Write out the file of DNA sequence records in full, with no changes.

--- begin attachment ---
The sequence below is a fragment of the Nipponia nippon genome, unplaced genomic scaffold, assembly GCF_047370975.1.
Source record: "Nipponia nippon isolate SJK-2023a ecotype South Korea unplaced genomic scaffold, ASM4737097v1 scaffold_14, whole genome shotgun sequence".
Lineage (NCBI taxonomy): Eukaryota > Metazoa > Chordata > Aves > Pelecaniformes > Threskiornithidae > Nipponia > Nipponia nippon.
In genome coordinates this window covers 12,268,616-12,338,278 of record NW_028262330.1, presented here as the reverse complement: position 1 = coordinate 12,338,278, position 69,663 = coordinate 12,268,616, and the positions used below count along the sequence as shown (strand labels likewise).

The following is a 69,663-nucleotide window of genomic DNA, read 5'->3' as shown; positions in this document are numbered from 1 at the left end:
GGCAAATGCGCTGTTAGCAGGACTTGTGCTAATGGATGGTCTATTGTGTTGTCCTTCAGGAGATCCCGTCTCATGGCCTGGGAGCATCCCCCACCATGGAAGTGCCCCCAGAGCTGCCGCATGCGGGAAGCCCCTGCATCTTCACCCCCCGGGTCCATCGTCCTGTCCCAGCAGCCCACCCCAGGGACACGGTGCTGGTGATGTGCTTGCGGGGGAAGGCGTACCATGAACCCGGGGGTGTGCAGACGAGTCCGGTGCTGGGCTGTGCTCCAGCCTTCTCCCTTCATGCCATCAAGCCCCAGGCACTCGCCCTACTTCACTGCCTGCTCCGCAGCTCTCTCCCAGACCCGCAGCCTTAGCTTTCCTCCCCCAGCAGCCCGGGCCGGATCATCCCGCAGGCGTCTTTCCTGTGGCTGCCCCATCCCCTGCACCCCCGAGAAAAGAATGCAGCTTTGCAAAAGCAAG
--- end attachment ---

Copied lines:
The sequence below is a fragment of the Nipponia nippon genome, unplaced genomic scaffold, assembly GCF_047370975.1.
Source record: "Nipponia nippon isolate SJK-2023a ecotype South Korea unplaced genomic scaffold, ASM4737097v1 scaffold_14, whole genome shotgun sequence".
Lineage (NCBI taxonomy): Eukaryota > Metazoa > Chordata > Aves > Pelecaniformes > Threskiornithidae > Nipponia > Nipponia nippon.
In genome coordinates this window covers 12,268,616-12,338,278 of record NW_028262330.1, presented here as the reverse complement: position 1 = coordinate 12,338,278, position 69,663 = coordinate 12,268,616, and the positions used below count along the sequence as shown (strand labels likewise).

The following is a 69,663-nucleotide window of genomic DNA, read 5'->3' as shown; positions in this document are numbered from 1 at the left end:
GGCAAATGCGCTGTTAGCAGGACTTGTGCTAATGGATGGTCTATTGTGTTGTCCTTCAGGAGATCCCGTCTCATGGCCTGGGAGCATCCCCCACCATGGAAGTGCCCCCAGAGCTGCCGCATGCGGGAAGCCCCTGCATCTTCACCCCCCGGGTCCATCGTCCTGTCCCAGCAGCCCACCCCAGGGACACGGTGCTGGTGATGTGCTTGCGGGGGAAGGCGTACCATGAACCCGGGGGTGTGCAGACGAGTCCGGTGCTGGGCTGTGCTCCAGCCTTCTCCCTTCATGCCATCAAGCCCCAGGCACTCGCCCTACTTCACTGCCTGCTCCGCAGCTCTCTCCCAGACCCGCAGCCTTAGCTTTCCTCCCCCAGCAGCCCGGGCCGGATCATCCCGCAGGCGTCTTTCCTGTGGCTGCCCCATCCCCTGCACCCCCGAGAAAAGAATGCAGCTTTGCAAAAGCAAG